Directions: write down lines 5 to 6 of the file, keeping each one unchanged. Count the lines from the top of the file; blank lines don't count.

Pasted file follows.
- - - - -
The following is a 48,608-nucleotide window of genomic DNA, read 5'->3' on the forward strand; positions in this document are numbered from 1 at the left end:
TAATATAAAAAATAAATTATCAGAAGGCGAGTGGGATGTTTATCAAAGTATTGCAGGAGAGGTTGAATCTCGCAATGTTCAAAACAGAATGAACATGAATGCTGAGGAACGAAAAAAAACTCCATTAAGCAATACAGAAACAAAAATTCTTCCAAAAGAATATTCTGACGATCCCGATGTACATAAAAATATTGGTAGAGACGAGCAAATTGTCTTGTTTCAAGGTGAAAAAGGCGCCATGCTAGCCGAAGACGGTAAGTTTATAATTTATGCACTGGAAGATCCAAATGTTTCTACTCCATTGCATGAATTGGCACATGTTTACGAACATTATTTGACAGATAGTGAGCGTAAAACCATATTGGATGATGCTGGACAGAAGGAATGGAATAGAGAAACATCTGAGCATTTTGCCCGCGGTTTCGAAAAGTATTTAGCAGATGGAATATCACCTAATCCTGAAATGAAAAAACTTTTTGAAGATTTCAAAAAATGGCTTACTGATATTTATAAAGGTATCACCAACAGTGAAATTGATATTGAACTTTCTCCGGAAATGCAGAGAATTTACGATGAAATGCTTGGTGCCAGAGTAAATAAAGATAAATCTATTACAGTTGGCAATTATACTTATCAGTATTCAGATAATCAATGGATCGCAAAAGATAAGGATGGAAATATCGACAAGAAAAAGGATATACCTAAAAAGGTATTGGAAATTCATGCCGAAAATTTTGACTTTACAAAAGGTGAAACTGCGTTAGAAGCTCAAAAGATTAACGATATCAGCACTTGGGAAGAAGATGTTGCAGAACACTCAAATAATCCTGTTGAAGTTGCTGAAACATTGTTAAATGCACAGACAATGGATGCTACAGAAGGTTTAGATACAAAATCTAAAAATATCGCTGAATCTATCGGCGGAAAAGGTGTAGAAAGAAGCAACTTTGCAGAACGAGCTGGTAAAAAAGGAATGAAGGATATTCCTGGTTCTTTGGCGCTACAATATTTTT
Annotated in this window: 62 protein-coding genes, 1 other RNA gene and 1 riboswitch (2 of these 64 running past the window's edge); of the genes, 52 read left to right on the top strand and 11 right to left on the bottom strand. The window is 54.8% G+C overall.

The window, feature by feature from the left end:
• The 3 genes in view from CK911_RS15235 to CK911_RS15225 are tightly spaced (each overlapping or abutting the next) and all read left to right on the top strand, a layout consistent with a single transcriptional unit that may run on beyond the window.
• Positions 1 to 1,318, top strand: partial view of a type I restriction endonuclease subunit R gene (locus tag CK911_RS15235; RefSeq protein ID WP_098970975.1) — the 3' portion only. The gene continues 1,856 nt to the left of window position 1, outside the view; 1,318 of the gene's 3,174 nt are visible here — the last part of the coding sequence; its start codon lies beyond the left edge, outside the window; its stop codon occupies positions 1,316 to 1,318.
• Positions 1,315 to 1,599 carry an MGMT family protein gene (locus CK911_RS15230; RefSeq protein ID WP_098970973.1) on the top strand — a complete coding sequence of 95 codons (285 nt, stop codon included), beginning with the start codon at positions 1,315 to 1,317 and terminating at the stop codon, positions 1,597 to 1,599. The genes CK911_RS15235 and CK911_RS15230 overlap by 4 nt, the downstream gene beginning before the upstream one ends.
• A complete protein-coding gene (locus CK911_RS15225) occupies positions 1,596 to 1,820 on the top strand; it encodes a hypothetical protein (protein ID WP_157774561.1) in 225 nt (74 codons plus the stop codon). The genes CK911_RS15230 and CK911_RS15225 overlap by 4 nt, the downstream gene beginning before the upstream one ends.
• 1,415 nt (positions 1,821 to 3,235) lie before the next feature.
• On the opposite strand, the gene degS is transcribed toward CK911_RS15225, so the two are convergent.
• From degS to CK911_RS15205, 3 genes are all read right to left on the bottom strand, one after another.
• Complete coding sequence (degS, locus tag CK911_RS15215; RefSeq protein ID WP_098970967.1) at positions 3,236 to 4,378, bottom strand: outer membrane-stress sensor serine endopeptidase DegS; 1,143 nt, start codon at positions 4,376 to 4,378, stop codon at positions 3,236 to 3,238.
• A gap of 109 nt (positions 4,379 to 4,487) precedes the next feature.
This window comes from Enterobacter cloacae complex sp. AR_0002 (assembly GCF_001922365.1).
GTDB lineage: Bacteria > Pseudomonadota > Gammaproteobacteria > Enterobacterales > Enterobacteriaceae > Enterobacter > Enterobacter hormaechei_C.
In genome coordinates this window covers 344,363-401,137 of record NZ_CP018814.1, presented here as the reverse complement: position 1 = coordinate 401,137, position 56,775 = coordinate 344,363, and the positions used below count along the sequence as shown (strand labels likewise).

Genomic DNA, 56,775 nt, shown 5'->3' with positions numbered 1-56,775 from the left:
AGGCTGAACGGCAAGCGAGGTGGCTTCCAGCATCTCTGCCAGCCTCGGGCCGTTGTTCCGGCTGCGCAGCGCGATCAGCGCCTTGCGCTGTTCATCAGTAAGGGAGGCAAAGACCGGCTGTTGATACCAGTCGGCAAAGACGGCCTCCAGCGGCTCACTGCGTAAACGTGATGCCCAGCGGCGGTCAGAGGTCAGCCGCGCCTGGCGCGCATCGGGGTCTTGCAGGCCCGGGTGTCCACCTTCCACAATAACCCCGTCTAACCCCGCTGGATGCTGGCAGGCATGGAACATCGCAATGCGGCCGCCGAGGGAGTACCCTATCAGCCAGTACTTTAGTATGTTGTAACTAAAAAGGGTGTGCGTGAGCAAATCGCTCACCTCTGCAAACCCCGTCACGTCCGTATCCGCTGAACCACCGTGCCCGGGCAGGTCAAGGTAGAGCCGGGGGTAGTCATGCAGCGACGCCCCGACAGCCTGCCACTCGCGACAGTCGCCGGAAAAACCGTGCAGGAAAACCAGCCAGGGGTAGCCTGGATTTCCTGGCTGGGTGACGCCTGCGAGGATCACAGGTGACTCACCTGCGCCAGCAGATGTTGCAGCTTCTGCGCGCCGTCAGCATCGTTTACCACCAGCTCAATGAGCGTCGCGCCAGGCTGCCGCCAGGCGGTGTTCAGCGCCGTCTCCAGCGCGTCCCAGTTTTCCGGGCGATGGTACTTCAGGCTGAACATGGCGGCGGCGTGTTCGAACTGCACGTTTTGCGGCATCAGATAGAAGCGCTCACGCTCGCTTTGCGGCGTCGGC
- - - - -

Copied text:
• The 3 genes in view from CK911_RS15235 to CK911_RS15225 are tightly spaced (each overlapping or abutting the next) and all read left to right on the top strand, a layout consistent with a single transcriptional unit that may run on beyond the window.
• Positions 1 to 1,318, top strand: partial view of a type I restriction endonuclease subunit R gene (locus tag CK911_RS15235; RefSeq protein ID WP_098970975.1) — the 3' portion only. The gene continues 1,856 nt to the left of window position 1, outside the view; 1,318 of the gene's 3,174 nt are visible here — the last part of the coding sequence; its start codon lies beyond the left edge, outside the window; its stop codon occupies positions 1,316 to 1,318.